stella adlerIn response to my recent posting on FB of this Stella Adler quote and describing those who don’t have something to contribute as fillers, a very wise, dear friend responded privately:

“”Fillers?’ Not true, helpful, inspiring, necessary, or kind. It takes courage to be on any stage and most people do their best. C’mon guys, if no judgement intended why post that quote?”

I have wanted to address this issue for some time and I guess now is my chance.   First, regarding fillers, I wrote a blog, called The Chosen a few months ago in which I attempted to distinguish “the chosen,” from what I called “civilians” or “fillers,” those who do not contribute much to society, perfectly good people who choose for any number of reasons to simply work, fit in, do their part, and nothing more.  The world needs both the chosen and the civilians; both can achieve happiness and fulfillment.  In fact, the truth is at any given moment in our lives, most of us shift between these two categories.

The rise in arts and creative self-expression, with community theatre and Wine and Painting Parties, which celebrate the enthusiastic contributions of the uninitiated (civilians), but who may not have spent their lives studying, practicing and living their art.

BBACworkshop09My singular mission as a teacher is to empower everyone I teach by providing tools for success.  I believe with the proper training and dedicated practice, anyone can become a fully self-expressed artist.  I’m proud to say I’ve facilitated the careers of many who might never have believed in themselves enough to try.

Empowerment has become such a huge buzzword in our society.  Knowledge is power, and power has become increasingly decentralized and readily available.  Virtually, the sum of human knowledge now fits in the palm of our hand.   There is really nothing standing in the way of our learning about drawing, painting, writing, acting, jet propulsion, except the shear clutter of information itself.  You name it, the knowledge base is out there to answer any question we may have.

I used to have a monopoly of sorts on know-how.  When I started out there were very few people who knew how to paint portraits.  Not so anymore. Everyone is an artist.

To be sure, I believe everyone can and should find their creative outlet.  But like the villain in The Incredibles,” who invents high tech devices which make superpowers available to everyone, and proclaims his evil plot in the end, “if everyone is special, then nobody is.”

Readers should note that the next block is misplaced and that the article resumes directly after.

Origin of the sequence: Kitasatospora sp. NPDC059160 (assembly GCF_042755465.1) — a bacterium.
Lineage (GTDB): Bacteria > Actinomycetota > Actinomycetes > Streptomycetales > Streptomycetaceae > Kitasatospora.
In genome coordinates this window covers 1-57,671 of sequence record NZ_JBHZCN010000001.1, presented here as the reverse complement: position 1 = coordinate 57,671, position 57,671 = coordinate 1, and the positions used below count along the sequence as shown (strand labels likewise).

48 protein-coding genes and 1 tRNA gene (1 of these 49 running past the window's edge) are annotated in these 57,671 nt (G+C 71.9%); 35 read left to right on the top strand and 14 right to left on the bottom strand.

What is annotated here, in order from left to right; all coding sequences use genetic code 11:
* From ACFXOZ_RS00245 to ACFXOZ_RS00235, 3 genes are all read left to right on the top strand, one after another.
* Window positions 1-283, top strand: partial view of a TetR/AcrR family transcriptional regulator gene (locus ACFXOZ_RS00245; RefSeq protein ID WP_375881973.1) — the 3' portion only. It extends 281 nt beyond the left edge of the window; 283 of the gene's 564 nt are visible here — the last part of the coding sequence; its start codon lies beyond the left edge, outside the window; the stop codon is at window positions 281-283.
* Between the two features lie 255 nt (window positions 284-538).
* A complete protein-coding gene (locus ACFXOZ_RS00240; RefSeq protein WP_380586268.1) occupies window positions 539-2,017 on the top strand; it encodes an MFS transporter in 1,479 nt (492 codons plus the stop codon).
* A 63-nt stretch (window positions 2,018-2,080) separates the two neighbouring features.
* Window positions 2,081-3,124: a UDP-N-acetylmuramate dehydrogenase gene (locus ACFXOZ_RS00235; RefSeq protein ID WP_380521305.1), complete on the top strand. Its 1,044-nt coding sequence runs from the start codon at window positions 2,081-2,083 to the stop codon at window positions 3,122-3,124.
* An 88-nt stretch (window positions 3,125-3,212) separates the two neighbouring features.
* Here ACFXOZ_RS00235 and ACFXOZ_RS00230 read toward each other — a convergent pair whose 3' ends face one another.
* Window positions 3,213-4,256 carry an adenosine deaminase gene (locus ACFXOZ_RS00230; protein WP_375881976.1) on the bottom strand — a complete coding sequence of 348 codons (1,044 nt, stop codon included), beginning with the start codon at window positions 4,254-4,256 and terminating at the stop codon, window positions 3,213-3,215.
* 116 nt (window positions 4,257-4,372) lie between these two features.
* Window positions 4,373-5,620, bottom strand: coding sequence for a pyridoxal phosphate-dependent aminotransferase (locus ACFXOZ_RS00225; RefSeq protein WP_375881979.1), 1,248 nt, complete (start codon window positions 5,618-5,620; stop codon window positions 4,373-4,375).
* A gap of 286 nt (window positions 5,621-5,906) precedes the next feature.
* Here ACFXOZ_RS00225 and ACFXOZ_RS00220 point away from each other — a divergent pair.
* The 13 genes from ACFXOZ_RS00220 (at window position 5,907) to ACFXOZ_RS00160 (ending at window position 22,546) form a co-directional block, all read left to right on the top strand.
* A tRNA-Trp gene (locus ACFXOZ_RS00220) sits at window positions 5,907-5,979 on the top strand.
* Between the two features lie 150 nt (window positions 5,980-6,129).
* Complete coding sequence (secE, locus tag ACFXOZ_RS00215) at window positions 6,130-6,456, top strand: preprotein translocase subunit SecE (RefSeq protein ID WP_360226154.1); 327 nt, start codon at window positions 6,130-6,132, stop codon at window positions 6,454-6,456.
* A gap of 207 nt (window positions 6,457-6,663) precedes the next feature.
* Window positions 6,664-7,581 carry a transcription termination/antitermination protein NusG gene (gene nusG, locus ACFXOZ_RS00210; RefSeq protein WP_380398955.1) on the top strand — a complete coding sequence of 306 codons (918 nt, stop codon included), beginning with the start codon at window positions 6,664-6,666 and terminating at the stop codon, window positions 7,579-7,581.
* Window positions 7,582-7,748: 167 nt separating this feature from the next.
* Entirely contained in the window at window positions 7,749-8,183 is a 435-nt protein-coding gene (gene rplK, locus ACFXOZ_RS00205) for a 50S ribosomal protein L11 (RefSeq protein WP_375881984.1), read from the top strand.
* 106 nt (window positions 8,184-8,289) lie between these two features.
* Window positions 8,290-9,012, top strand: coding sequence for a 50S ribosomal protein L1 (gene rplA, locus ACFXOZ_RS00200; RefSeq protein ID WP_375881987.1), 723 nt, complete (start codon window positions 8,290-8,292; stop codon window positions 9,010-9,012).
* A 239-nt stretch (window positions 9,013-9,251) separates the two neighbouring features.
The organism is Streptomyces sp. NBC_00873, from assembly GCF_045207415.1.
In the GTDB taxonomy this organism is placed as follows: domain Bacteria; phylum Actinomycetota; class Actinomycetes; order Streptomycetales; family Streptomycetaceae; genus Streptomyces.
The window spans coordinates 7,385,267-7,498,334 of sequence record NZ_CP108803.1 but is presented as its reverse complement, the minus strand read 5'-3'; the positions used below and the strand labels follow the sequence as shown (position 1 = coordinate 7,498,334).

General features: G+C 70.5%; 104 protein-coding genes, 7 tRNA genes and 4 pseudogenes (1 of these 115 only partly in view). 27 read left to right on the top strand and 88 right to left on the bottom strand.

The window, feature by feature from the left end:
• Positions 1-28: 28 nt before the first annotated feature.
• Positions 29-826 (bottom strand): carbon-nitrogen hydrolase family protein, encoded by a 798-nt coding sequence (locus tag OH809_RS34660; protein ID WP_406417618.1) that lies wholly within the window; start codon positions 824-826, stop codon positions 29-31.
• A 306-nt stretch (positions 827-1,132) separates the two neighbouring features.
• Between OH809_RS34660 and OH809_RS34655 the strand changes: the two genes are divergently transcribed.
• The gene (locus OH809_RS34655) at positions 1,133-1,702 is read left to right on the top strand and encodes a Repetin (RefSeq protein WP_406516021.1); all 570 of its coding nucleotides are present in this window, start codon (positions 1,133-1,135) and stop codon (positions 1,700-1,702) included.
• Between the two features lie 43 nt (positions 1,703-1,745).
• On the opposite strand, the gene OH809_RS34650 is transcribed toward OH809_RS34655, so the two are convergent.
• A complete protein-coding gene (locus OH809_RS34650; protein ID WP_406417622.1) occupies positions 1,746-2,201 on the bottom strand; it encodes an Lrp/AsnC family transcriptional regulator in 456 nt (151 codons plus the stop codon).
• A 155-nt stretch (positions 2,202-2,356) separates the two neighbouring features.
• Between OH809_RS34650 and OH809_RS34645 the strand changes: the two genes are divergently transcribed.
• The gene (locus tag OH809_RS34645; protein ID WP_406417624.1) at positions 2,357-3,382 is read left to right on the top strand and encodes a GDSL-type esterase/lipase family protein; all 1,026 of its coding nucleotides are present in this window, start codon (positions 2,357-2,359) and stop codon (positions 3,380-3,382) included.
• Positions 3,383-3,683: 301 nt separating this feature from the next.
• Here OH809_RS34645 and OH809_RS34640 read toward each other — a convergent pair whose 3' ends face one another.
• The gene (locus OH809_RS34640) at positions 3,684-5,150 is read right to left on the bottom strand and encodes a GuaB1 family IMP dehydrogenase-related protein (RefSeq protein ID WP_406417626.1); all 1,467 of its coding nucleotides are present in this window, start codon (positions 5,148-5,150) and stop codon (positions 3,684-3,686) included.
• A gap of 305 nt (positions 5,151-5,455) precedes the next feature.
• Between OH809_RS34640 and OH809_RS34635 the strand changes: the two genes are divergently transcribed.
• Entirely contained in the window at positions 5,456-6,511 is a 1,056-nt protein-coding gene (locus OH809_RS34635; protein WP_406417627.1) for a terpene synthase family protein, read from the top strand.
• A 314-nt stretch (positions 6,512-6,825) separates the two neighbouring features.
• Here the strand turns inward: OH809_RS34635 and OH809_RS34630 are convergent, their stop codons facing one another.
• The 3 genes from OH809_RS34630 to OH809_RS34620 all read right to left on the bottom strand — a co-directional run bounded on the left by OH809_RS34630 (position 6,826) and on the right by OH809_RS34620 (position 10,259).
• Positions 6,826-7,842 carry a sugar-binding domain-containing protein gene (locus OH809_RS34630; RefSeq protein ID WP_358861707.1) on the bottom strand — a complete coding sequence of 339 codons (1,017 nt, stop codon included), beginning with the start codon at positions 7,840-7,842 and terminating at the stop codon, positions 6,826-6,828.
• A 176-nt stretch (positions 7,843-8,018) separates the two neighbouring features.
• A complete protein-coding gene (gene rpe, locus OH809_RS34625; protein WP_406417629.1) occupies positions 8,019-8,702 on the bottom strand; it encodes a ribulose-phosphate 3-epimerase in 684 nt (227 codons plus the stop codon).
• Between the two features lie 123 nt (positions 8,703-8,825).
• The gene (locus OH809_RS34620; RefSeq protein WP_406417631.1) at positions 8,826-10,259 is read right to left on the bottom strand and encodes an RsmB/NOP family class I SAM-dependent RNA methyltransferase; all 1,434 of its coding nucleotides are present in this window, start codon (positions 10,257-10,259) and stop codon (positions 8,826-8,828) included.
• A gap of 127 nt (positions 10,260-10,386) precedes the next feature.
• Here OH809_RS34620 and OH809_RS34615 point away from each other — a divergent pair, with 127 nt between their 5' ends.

So now we have a very crowded field and it has become exponentially more difficult to stand out from the millions of artists working today.  I’m not complaining.  Really.  That’s the world I helped create.  I’ve given away more secrets than I was ever taught and I’m happy to do it.  I think the Democratization of art is a great thing.  Facebook and other social networks have given everyone a vehicle for reaching out and sharing their talents, which is fantastic!

The dilemma is that when enthusiastic amateurs, celebrating their new found superpowers, and excited to share and sell their work for a few dollars, undercut the professionals, who have dedicated their lives to the profession.

“The cream shall rise,” you say?

sunset marsh smallOkay true, but what then does it even mean to be a professional any more, when nice paintings are literally a dime a dozen?  There is so much art, available in the form of digital images, flooding people’s FB pages, that there is no longer a need to own actual art.  The image is all that is necessary anymore.  You can get “great wall art,” of virtually any image, blown up onto huge gallery wrapped giclees.

We don’t even have to go to a museum anymore.  You can go the Metropolitan Museum website and view high res digital images of masterworks (incredible, I recommend it to any student of the arts).  See a recent blog, Ghost Art, which gets into how the digital image seems to have supplanted the need to view art in person, let alone own, actual artworks.

Not sure what the answer is.

I’ll never be the one to tell someone they don’t have the right to be an artist.  That’s not how I roll.  Perhaps society just needs a little time to get over the exciting world of 3D everything and will rediscover what is actually in front of them.  Meanwhile, the only thing I can actually do, is work ten times harder to produce good work and get it seen by the right people than I once did.  Cue the violins!

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